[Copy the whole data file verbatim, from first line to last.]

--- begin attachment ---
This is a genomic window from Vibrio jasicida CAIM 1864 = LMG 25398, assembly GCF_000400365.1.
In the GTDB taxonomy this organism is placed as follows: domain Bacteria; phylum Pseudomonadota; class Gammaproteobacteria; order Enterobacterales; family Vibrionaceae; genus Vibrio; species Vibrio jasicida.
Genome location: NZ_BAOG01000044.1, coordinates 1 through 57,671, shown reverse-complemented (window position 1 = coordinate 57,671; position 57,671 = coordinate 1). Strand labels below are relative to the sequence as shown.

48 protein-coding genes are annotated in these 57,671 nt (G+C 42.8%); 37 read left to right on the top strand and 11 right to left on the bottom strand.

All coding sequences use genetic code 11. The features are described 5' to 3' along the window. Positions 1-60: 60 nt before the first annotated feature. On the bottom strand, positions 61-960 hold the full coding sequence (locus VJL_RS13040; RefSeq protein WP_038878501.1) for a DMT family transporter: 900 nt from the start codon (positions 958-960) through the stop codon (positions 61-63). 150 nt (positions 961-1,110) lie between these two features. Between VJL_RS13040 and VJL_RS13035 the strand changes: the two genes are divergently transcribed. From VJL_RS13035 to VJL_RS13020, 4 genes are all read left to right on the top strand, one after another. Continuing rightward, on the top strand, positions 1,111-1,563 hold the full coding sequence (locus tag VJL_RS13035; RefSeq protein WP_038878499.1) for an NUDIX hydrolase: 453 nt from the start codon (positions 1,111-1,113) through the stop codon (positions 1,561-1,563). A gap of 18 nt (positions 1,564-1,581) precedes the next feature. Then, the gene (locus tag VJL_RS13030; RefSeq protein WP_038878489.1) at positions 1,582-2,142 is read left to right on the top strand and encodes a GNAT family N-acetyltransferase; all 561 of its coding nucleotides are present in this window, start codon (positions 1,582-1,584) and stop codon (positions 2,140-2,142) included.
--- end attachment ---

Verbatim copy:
This is a genomic window from Vibrio jasicida CAIM 1864 = LMG 25398, assembly GCF_000400365.1.
In the GTDB taxonomy this organism is placed as follows: domain Bacteria; phylum Pseudomonadota; class Gammaproteobacteria; order Enterobacterales; family Vibrionaceae; genus Vibrio; species Vibrio jasicida.
Genome location: NZ_BAOG01000044.1, coordinates 1 through 57,671, shown reverse-complemented (window position 1 = coordinate 57,671; position 57,671 = coordinate 1). Strand labels below are relative to the sequence as shown.

48 protein-coding genes are annotated in these 57,671 nt (G+C 42.8%); 37 read left to right on the top strand and 11 right to left on the bottom strand.

All coding sequences use genetic code 11. The features are described 5' to 3' along the window. Positions 1-60: 60 nt before the first annotated feature. On the bottom strand, positions 61-960 hold the full coding sequence (locus VJL_RS13040; RefSeq protein WP_038878501.1) for a DMT family transporter: 900 nt from the start codon (positions 958-960) through the stop codon (positions 61-63). 150 nt (positions 961-1,110) lie between these two features. Between VJL_RS13040 and VJL_RS13035 the strand changes: the two genes are divergently transcribed. From VJL_RS13035 to VJL_RS13020, 4 genes are all read left to right on the top strand, one after another. Continuing rightward, on the top strand, positions 1,111-1,563 hold the full coding sequence (locus tag VJL_RS13035; RefSeq protein WP_038878499.1) for an NUDIX hydrolase: 453 nt from the start codon (positions 1,111-1,113) through the stop codon (positions 1,561-1,563). A gap of 18 nt (positions 1,564-1,581) precedes the next feature. Then, the gene (locus tag VJL_RS13030; RefSeq protein WP_038878489.1) at positions 1,582-2,142 is read left to right on the top strand and encodes a GNAT family N-acetyltransferase; all 561 of its coding nucleotides are present in this window, start codon (positions 1,582-1,584) and stop codon (positions 2,140-2,142) included.